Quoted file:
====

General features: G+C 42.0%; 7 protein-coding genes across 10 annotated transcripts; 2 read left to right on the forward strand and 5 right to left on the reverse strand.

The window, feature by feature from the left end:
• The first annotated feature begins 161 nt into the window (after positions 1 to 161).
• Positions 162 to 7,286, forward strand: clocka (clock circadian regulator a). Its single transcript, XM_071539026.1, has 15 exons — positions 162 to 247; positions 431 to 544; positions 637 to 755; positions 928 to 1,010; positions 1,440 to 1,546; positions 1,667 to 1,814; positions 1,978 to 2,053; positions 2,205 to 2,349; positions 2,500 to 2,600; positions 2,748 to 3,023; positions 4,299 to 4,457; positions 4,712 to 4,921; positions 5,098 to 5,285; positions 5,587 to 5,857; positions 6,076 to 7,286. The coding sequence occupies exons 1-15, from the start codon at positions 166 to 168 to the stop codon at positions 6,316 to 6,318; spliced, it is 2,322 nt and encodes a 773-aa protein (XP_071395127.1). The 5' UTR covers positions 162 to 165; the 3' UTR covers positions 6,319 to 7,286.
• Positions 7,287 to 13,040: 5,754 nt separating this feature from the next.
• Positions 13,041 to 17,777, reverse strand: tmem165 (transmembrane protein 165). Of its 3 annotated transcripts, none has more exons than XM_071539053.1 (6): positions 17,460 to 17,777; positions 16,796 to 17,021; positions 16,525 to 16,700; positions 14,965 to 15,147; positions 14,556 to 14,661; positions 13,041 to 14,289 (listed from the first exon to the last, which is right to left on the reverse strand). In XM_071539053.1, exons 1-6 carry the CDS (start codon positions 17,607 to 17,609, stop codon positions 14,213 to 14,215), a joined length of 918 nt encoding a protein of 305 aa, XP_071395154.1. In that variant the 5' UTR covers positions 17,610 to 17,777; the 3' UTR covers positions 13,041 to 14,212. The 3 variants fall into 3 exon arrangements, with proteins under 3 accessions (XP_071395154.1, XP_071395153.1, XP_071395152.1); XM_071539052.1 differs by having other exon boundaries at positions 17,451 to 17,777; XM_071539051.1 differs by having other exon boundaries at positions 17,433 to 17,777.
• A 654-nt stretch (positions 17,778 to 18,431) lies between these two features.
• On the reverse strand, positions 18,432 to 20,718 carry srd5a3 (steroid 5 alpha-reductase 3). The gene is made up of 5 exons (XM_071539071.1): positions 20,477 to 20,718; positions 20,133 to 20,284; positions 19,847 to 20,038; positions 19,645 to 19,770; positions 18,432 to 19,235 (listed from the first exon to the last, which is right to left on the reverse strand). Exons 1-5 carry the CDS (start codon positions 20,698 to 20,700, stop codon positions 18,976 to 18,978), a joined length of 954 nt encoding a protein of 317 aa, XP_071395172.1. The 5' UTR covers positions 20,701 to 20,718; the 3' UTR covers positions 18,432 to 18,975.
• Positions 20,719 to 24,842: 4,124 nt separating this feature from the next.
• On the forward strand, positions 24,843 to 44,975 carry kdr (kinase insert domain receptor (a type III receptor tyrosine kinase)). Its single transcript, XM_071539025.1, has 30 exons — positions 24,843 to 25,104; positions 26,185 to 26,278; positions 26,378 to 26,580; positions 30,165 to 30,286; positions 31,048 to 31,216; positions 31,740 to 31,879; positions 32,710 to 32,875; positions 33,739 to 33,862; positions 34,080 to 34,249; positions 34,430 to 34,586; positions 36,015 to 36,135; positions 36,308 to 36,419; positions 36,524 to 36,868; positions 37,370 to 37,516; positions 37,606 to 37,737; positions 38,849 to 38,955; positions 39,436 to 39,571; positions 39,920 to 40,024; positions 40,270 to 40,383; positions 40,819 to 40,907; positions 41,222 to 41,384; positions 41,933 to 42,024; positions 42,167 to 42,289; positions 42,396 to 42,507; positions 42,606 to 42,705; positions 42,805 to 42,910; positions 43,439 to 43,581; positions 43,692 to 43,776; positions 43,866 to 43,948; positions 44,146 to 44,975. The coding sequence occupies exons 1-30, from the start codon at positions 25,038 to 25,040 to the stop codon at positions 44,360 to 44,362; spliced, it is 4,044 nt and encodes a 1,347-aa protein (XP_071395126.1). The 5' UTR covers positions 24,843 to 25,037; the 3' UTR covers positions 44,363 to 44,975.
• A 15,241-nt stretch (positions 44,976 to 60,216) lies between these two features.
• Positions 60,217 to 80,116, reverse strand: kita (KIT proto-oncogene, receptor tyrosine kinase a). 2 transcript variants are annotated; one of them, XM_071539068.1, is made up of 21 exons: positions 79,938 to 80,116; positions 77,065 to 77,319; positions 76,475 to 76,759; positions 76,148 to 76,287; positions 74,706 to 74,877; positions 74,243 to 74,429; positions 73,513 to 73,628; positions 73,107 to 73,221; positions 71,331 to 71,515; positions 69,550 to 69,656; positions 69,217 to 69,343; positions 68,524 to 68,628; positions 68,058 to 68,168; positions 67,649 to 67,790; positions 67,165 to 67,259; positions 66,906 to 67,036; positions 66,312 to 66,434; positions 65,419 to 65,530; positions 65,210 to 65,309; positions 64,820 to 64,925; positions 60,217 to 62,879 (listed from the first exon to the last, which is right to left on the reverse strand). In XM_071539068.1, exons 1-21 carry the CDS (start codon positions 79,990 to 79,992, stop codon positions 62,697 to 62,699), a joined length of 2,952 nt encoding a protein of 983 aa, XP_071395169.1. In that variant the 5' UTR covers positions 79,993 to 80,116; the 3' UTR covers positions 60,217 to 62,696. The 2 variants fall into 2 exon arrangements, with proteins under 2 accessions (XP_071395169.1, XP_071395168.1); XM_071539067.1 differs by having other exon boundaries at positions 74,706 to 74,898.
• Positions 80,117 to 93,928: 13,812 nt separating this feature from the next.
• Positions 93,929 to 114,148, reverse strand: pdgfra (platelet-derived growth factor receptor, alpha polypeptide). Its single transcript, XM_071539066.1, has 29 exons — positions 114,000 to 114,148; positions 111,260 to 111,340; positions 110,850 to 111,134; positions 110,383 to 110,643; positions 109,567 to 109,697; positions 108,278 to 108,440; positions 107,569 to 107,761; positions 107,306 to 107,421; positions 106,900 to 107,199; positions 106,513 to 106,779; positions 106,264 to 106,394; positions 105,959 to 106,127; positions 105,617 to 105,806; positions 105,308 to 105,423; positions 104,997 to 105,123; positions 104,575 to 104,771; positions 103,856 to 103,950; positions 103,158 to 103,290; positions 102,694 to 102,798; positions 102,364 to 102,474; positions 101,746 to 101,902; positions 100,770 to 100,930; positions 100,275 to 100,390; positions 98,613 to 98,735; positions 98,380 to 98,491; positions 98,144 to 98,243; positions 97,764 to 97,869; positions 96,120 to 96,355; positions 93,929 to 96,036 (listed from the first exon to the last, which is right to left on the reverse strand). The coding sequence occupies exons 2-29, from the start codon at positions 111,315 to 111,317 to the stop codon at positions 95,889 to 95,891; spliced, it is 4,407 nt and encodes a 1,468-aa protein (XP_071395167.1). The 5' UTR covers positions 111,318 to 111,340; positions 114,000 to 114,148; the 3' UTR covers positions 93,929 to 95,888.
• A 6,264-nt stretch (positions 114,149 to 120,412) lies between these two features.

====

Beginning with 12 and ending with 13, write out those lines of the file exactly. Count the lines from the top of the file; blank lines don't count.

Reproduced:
• Positions 60,217 to 80,116, reverse strand: kita (KIT proto-oncogene, receptor tyrosine kinase a). 2 transcript variants are annotated; one of them, XM_071539068.1, is made up of 21 exons: positions 79,938 to 80,116; positions 77,065 to 77,319; positions 76,475 to 76,759; positions 76,148 to 76,287; positions 74,706 to 74,877; positions 74,243 to 74,429; positions 73,513 to 73,628; positions 73,107 to 73,221; positions 71,331 to 71,515; positions 69,550 to 69,656; positions 69,217 to 69,343; positions 68,524 to 68,628; positions 68,058 to 68,168; positions 67,649 to 67,790; positions 67,165 to 67,259; positions 66,906 to 67,036; positions 66,312 to 66,434; positions 65,419 to 65,530; positions 65,210 to 65,309; positions 64,820 to 64,925; positions 60,217 to 62,879 (listed from the first exon to the last, which is right to left on the reverse strand). In XM_071539068.1, exons 1-21 carry the CDS (start codon positions 79,990 to 79,992, stop codon positions 62,697 to 62,699), a joined length of 2,952 nt encoding a protein of 983 aa, XP_071395169.1. In that variant the 5' UTR covers positions 79,993 to 80,116; the 3' UTR covers positions 60,217 to 62,696. The 2 variants fall into 2 exon arrangements, with proteins under 2 accessions (XP_071395169.1, XP_071395168.1); XM_071539067.1 differs by having other exon boundaries at positions 74,706 to 74,898.
• Positions 80,117 to 93,928: 13,812 nt separating this feature from the next.